“Raise your shirt, Mr. Mullins.”
“How about I just take it off?”
“That’ll be fine.”
She asked him to breathe heavily three or four times, moving a stethoscope from his chest to his back and then to his chest again.
The assistant was fine looking. Green eyes, bouncy blonde hair with them highlights running through it like dripped away bits of honey. He could smell her perfume a full minute after she walked out. Now she was back and Fay was taking off his shirt real slow so she could see the scars and how nicely kept together he was for a man of his advancing years. It was the tattoos she mentioned.
“That’s a phoenix, right?” She pointed a red lacquered fingernail at his chest. Fay could feel its sharp tip shaking a few of his chest hairs.
“It just is, I guess,” she said, stepping back and bending her head to write quickly on a chart she cradled against her waist like a flatted out child.
“It just is,” he mimicked, and then smiled warmly. The assistant looked up and turned her head sideways, the way cats will from time to time. “Maybe it’s interesting because that’s the mythological bird of rebirth,” he said then. “Born again and again from its own ashes.”
The assistant’s small lips dropped open and Fay could see her teeth were white and straight. He continued to smile warmly at her and leaned back against the wall, the stiff paper stretched across the exam room table crinkling as he did so.
He hadn’t counted his scars, but there were more of them than tattoos. There was the biggest scar and the one he was most proud of just above the phoenix, a thick and shiny one that curved across his chest like the body of a lizard. A half dozen or so more were scattered out across his back like a series of islands. Many more on his hands and forearms. These were the brightest of them all against the leather brown of his skin. Fay had obtained not a single one of his scars during fights, not bar fights, at least. The assistant finally commented on the one above the phoenix while taking his blood pressure.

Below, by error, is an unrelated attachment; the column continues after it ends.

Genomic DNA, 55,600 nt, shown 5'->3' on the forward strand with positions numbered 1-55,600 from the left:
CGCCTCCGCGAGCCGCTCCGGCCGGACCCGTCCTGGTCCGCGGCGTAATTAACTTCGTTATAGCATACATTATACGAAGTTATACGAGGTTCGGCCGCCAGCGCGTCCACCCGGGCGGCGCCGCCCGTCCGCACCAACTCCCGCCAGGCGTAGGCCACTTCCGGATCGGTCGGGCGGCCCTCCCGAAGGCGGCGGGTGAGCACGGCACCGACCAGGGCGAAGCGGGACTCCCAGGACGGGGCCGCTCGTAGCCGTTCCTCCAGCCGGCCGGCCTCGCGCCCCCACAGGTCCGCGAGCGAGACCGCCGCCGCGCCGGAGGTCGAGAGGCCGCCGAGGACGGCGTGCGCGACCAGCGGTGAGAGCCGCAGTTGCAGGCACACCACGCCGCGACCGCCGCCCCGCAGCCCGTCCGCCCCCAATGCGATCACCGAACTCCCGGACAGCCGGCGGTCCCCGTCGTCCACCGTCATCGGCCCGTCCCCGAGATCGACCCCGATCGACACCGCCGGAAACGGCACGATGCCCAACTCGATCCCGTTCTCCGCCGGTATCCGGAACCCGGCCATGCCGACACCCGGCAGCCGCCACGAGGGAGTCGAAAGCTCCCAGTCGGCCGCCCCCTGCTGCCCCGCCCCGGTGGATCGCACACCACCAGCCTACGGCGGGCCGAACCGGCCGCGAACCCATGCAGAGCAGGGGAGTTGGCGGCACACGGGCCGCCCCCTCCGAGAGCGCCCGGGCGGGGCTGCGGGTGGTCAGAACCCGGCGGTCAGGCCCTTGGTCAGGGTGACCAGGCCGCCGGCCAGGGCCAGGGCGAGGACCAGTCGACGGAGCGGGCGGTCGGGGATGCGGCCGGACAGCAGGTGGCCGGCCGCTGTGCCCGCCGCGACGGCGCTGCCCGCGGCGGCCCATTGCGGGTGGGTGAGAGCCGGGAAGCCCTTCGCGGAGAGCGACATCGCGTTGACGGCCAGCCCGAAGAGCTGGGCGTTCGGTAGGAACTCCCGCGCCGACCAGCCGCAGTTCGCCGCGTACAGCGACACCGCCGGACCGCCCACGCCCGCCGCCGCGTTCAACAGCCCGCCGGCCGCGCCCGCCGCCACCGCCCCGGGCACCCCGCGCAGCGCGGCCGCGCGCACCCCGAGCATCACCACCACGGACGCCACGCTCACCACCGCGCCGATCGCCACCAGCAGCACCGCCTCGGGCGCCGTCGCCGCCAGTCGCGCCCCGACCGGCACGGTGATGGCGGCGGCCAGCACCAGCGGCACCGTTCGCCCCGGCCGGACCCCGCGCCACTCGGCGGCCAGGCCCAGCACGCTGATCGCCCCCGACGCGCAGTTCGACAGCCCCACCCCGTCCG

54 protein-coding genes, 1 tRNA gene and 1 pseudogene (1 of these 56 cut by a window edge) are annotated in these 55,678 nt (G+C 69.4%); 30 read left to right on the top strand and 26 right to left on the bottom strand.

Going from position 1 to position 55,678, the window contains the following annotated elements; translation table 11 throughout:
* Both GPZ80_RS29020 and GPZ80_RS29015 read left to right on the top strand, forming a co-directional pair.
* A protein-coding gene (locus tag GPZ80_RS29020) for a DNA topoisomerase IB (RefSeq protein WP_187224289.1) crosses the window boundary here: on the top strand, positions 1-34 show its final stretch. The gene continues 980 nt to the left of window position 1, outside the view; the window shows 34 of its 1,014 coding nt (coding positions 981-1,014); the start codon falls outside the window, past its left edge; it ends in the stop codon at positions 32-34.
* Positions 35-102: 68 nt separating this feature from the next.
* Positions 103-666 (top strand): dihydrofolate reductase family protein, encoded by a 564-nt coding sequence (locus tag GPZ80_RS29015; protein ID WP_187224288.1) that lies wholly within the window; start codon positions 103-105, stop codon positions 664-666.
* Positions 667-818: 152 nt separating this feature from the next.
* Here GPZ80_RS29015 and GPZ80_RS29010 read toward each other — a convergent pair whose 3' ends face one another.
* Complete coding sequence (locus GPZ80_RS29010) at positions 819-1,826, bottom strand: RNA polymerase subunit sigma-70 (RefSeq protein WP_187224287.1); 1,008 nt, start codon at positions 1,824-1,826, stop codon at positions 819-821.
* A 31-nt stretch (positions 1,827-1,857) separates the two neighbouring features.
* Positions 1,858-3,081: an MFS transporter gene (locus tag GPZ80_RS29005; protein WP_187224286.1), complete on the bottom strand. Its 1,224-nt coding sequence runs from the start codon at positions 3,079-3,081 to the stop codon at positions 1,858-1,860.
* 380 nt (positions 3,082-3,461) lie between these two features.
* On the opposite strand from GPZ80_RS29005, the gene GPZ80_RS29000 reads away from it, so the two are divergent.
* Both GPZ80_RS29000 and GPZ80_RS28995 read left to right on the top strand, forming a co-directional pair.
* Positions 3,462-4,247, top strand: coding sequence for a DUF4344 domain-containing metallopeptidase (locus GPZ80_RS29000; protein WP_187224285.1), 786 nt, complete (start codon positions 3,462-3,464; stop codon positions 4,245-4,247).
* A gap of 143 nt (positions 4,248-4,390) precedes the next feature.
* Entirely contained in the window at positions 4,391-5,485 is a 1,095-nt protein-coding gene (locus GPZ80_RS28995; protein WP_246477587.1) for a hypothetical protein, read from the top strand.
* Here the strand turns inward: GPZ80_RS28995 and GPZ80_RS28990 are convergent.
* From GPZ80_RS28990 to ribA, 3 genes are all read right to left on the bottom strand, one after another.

“Looks like that might have hurt,” she said, and squeezed the pump on the blood pressure machine.
Fay figured the doctor would be in soon and his little conversation would come to an end, so he talked fast and, when he did, his accent came out more pronounced than usual.
“That one nearly took out my beating heart,” he said evenly, rubbing the muscles that seemed to crisscross across the bones of his arm like bark. “It was January of 1969. I was nineteen and walking with my Da in the civil movement.”
“On Washington?” the assistant asked.
“No, honey. The one from Belfast to Derry.” He paused and smiled again. “Belfast, Ireland, honey.”
“I thought you talked from somewhere else,” she said, her head turned like a cat again.
“Still a little I guess after all these years here in United States of God’s America,” Fay said. “That’s were I was born and raised, in Belfast, Northern Ireland. Been here nearly four decades and I’m pleased as hell that it still sneaks through here and there.”